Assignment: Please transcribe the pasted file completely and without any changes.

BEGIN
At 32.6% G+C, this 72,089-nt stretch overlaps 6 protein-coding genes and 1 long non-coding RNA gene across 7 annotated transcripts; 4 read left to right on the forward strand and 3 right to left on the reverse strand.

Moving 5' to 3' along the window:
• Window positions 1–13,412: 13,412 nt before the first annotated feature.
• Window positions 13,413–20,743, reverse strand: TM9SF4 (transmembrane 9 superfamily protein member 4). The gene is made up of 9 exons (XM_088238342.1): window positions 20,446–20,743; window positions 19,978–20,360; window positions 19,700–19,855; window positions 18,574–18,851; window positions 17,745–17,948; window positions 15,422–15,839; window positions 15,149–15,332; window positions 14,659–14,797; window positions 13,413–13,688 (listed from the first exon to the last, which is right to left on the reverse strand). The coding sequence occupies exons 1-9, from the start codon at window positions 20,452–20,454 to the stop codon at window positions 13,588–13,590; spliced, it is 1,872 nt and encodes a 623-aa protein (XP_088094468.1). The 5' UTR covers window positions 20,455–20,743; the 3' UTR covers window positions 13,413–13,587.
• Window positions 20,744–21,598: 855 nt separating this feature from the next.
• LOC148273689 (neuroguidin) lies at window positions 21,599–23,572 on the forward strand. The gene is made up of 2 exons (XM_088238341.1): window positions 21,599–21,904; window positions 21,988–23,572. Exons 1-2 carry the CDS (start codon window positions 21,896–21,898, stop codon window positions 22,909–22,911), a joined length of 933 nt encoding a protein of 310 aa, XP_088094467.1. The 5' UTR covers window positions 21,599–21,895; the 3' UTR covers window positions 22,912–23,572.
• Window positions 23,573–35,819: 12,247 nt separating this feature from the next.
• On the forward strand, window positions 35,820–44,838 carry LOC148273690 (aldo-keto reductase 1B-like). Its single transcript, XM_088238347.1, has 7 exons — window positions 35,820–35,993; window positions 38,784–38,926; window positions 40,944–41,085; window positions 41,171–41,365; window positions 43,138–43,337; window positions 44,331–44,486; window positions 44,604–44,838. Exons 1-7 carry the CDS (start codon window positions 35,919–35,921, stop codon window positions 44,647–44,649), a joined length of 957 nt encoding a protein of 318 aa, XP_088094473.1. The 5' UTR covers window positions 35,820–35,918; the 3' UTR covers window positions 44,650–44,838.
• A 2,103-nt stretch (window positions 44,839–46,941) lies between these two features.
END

At 32.6% G+C, this 72,089-nt stretch overlaps 6 protein-coding genes and 1 long non-coding RNA gene across 7 annotated transcripts; 4 read left to right on the forward strand and 3 right to left on the reverse strand.

Moving 5' to 3' along the window:
• Window positions 1–13,412: 13,412 nt before the first annotated feature.
• Window positions 13,413–20,743, reverse strand: TM9SF4 (transmembrane 9 superfamily protein member 4). The gene is made up of 9 exons (XM_088238342.1): window positions 20,446–20,743; window positions 19,978–20,360; window positions 19,700–19,855; window positions 18,574–18,851; window positions 17,745–17,948; window positions 15,422–15,839; window positions 15,149–15,332; window positions 14,659–14,797; window positions 13,413–13,688 (listed from the first exon to the last, which is right to left on the reverse strand). The coding sequence occupies exons 1-9, from the start codon at window positions 20,452–20,454 to the stop codon at window positions 13,588–13,590; spliced, it is 1,872 nt and encodes a 623-aa protein (XP_088094468.1). The 5' UTR covers window positions 20,455–20,743; the 3' UTR covers window positions 13,413–13,587.
• Window positions 20,744–21,598: 855 nt separating this feature from the next.
• LOC148273689 (neuroguidin) lies at window positions 21,599–23,572 on the forward strand. The gene is made up of 2 exons (XM_088238341.1): window positions 21,599–21,904; window positions 21,988–23,572. Exons 1-2 carry the CDS (start codon window positions 21,896–21,898, stop codon window positions 22,909–22,911), a joined length of 933 nt encoding a protein of 310 aa, XP_088094467.1. The 5' UTR covers window positions 21,599–21,895; the 3' UTR covers window positions 22,912–23,572.
• Window positions 23,573–35,819: 12,247 nt separating this feature from the next.
• On the forward strand, window positions 35,820–44,838 carry LOC148273690 (aldo-keto reductase 1B-like). Its single transcript, XM_088238347.1, has 7 exons — window positions 35,820–35,993; window positions 38,784–38,926; window positions 40,944–41,085; window positions 41,171–41,365; window positions 43,138–43,337; window positions 44,331–44,486; window positions 44,604–44,838. Exons 1-7 carry the CDS (start codon window positions 35,919–35,921, stop codon window positions 44,647–44,649), a joined length of 957 nt encoding a protein of 318 aa, XP_088094473.1. The 5' UTR covers window positions 35,820–35,918; the 3' UTR covers window positions 44,650–44,838.
• A 2,103-nt stretch (window positions 44,839–46,941) lies between these two features.